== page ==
Have you ever wondered if our furry friends can dream like us? Have your pets ever woken you up either moving all around the bed or making various sounds (it’s definitely safe to sleep with your pet)? These can lead us to believe that our pets are in fact dreaming. Even though our adorable pets can’t tell us if they dream themselves, we can find out through science if and how animals dream.
Do Pets Dream?
Scientists believe that it’s not unlikely our dogs and cats dream since even animals with far less developed brains can. The human and mammal brain also have quite a similar structure.
We humans encounter dreaming in the rapid eye movement (REM) sleeping phase. 90 minutes after we fall asleep, we enter REM sleep where our brain activity is comparable to that of when we’re awake.
However, our limbs are paralyzed because our pons (the communication center of our brains) prevents our brain from sending signals that allow us to move. This stops us from physically acting out the events in our dreams.
This sleep phase isn’t exclusive to only humans. In general, most mammals can fall into REM sleep. This causes us to believe that our furry friends have the capacity to dream. But for our pets, they reach REM sleep quicker than us.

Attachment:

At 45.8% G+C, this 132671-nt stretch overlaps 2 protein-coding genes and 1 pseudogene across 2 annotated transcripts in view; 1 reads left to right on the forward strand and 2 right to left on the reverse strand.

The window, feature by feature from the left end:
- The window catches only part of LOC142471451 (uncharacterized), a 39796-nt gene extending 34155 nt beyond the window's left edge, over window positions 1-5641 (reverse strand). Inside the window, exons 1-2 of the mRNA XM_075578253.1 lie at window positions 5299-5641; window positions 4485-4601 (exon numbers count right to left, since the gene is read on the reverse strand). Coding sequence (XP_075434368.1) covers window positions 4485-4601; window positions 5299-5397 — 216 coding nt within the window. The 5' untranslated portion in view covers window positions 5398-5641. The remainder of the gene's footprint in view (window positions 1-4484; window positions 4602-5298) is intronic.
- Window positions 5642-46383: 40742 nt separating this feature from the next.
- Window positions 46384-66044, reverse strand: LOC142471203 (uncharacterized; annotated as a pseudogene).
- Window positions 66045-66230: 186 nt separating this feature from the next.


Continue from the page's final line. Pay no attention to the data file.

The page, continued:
Within a 20 minute span, our canine and feline friends’ dream adventures are ready to start. If you want to see your pets dream, a sign they’ve reached REM sleep is a noticeable change in breathing pattern which is now more rapid.
What do they dream about?
REM sleep is also associated with storing memories and learning. This is why some of our dreams have connections to what happened during the day.
A study conducted in 2001 by Michael Wilson and Kenway Louie of the Massachusetts Institute of Technology compared the brain activity of awake and asleep rats. During the day, the rats’ brain activity were recorded while they journeyed inside of a maze.
At night, when the rats reached their REM sleep, the same level of activity was present in the brain. Specifically, in the hippocampus which is a part of the brain linked to memory storage. It was so similar to the point the scientists were able to identify where in the maze the rodents were in their dreams. The two MIT scientists concluded the rats were recalling their memories in their dreams, similar to us humans.
In another study conducted by Michel Jouvet and his team in 1959, cats’ brains were altered to allow movement while they were sleeping. The neuroscientists discovered once REM sleep was reached, they moved as if they were seeing real-time images. Their movements mimicked actions they do whilst awake. This includes catching prey and moving their heads, despite their brain patterns proving that they were in fact asleep.
Our Dreaming Pets
It seems we have more in common with our lovable friends than we thought. Not only do we all encounter REM sleep, but also recall memories of our day in our sleep as a result of storing them for the long-term.
If sleeping with your dreaming pets interferes with your sleep rhythm, you could consider investing in a mattress made to absorb motion. Then, you and your pet can embark on wonderful dream adventures together!